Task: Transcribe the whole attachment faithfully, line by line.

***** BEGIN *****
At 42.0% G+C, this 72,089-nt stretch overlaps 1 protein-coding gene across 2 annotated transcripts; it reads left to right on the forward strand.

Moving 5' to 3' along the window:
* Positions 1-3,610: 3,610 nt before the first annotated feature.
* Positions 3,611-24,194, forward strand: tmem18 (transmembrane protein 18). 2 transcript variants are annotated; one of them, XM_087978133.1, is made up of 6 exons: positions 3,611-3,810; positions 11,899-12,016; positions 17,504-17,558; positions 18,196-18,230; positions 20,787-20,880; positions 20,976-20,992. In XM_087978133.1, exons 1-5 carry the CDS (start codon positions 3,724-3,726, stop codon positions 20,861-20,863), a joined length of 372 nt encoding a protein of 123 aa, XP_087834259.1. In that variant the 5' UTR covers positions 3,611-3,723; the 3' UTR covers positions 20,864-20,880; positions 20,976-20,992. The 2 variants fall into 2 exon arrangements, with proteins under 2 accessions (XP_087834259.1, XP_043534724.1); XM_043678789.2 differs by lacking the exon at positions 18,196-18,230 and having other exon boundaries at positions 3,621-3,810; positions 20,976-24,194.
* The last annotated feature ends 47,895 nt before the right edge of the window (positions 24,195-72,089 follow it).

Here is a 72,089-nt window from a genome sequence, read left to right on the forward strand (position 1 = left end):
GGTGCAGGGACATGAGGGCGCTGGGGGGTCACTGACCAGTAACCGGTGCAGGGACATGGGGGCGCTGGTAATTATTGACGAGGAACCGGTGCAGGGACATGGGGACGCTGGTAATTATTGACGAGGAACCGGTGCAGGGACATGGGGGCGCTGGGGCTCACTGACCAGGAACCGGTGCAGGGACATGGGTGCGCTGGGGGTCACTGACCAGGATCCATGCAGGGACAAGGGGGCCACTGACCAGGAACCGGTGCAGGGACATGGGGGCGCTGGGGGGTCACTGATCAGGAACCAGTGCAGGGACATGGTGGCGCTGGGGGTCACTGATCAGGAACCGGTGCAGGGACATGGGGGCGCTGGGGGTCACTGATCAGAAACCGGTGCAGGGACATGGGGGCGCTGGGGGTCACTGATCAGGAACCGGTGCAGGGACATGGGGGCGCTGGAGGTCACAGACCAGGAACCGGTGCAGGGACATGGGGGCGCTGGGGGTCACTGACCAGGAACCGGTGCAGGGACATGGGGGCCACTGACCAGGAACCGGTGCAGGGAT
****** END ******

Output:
At 42.0% G+C, this 72,089-nt stretch overlaps 1 protein-coding gene across 2 annotated transcripts; it reads left to right on the forward strand.

Moving 5' to 3' along the window:
* Positions 1-3,610: 3,610 nt before the first annotated feature.
* Positions 3,611-24,194, forward strand: tmem18 (transmembrane protein 18). 2 transcript variants are annotated; one of them, XM_087978133.1, is made up of 6 exons: positions 3,611-3,810; positions 11,899-12,016; positions 17,504-17,558; positions 18,196-18,230; positions 20,787-20,880; positions 20,976-20,992. In XM_087978133.1, exons 1-5 carry the CDS (start codon positions 3,724-3,726, stop codon positions 20,861-20,863), a joined length of 372 nt encoding a protein of 123 aa, XP_087834259.1. In that variant the 5' UTR covers positions 3,611-3,723; the 3' UTR covers positions 20,864-20,880; positions 20,976-20,992. The 2 variants fall into 2 exon arrangements, with proteins under 2 accessions (XP_087834259.1, XP_043534724.1); XM_043678789.2 differs by lacking the exon at positions 18,196-18,230 and having other exon boundaries at positions 3,621-3,810; positions 20,976-24,194.
* The last annotated feature ends 47,895 nt before the right edge of the window (positions 24,195-72,089 follow it).

Here is a 72,089-nt window from a genome sequence, read left to right on the forward strand (position 1 = left end):
GGTGCAGGGACATGAGGGCGCTGGGGGGTCACTGACCAGTAACCGGTGCAGGGACATGGGGGCGCTGGTAATTATTGACGAGGAACCGGTGCAGGGACATGGGGACGCTGGTAATTATTGACGAGGAACCGGTGCAGGGACATGGGGGCGCTGGGGCTCACTGACCAGGAACCGGTGCAGGGACATGGGTGCGCTGGGGGTCACTGACCAGGATCCATGCAGGGACAAGGGGGCCACTGACCAGGAACCGGTGCAGGGACATGGGGGCGCTGGGGGGTCACTGATCAGGAACCAGTGCAGGGACATGGTGGCGCTGGGGGTCACTGATCAGGAACCGGTGCAGGGACATGGGGGCGCTGGGGGTCACTGATCAGAAACCGGTGCAGGGACATGGGGGCGCTGGGGGTCACTGATCAGGAACCGGTGCAGGGACATGGGGGCGCTGGAGGTCACAGACCAGGAACCGGTGCAGGGACATGGGGGCGCTGGGGGTCACTGACCAGGAACCGGTGCAGGGACATGGGGGCCACTGACCAGGAACCGGTGCAGGGAT